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AIDS. 2017 Jul 17;31(11):1535-1543. doi: 10.1097/QAD.0000000000001496.

New-onset diabetes in HIV-treated adults: predictors, long-term renal and cardiovascular outcomes.

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aDivision of Infectious Disease bDivision of Endocrinology and Metabolism, Department of Medicine, Faculty of Medicine, Chulalongkorn University cHIV Netherlands Australia Thailand (HIV-NAT) Research Collaboration, Thai Red Cross AIDS Research Centre dDivision of Ambulatory and Hospital Medicine, Department of Medicine, Faculty of Medicine, Chulalongkorn University, Bangkok, Thailand eDepartment of Global Health, Academic Medical Center, Amsterdam Institute for Global Health and Development, University of Amsterdam, Amsterdam, The Netherlands fDivision of Cardiovascular Medicine gDivision of Nephrology hDivision of Allergy and Immunology, Department of Medicine, Faculty of Medicine, Chulalongkorn University, Bangkok, Thailand.



To determine the incidence and risk factors for developing diabetes mellitus in a cohort of Thai HIV-infected patients on long-term combination antiretroviral therapy (cART).


Prospective study conducted between July 1996 and 30 April 2015.


A total of 1748 patients (60% men) who did not have diabetes mellitus prior to ART were assessed twice a year. Incident diabetes mellitus was defined as either having two consecutive fasting glucose levels more than 126 mg/dl, or reporting antidiabetes mellitus medication/diabetes mellitus diagnosis after starting cART. Incidence rates were calculated per 1000 person-year follow-up. Multivariate Cox regression was used to determine risk factors for the development of diabetes mellitus.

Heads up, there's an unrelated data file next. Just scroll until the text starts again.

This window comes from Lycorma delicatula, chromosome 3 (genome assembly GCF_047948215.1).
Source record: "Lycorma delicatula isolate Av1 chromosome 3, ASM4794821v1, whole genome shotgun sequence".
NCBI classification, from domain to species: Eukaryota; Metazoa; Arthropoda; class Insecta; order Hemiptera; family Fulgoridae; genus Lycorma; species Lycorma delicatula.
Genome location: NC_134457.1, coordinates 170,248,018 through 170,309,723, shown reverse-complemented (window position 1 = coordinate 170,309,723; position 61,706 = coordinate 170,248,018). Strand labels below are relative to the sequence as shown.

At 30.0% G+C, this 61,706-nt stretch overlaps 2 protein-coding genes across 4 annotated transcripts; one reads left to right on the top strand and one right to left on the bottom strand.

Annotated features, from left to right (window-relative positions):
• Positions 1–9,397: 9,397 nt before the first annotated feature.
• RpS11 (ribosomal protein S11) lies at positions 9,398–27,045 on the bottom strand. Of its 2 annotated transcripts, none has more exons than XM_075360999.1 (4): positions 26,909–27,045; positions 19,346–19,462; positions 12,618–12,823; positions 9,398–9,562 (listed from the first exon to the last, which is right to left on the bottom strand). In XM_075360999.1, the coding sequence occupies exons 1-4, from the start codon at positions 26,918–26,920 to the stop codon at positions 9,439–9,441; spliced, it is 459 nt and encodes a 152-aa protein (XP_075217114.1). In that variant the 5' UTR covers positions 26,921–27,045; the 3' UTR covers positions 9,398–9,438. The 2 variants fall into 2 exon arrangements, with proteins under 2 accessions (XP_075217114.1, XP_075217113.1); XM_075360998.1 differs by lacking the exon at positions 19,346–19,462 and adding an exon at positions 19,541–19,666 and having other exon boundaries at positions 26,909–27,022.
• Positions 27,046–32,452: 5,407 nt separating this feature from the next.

During a median follow-up of 9 years (16 274 person-year of follow-up), 123 patients developed new-onset diabetes mellitus, resulting in an incidence rate of 7.6 (95% confidence interval 6.3-9) per 1000 person-year of follow-up. From the multivariate models, age more than 35 years, male sex, BMI at least 25 kg/m, family history of diabetes, abnormal waist circumference, lipodystrophy and exposure to didanosine were significantly associated with incident diabetes mellitus. The diabetes mellitus group had higher mortality rate (8.1 vs. 4.1%, P = 0.04). A significantly higher proportion diabetes vs. nondiabetes patients developed cardiovascular and cerebrovascular complications (8.9 vs. 3.6%, P = 0.008) or chronic kidney disease stage III (estimated glomerular filtration rate <60 ml/min/1.73 m) (15.3 vs. 1.9%, P < 0.001) over total follow-up.


In addition to traditional risk factors, lipodystrophy and use of didanosine were strongly associated with development of incident diabetes. Given the higher rate of cardiovascular-cerebrovascular complications and chronic kidney disease among patients with diabetes mellitus, careful assessment and appropriate management of diabetes mellitus are essential.

[Indexed for MEDLINE]

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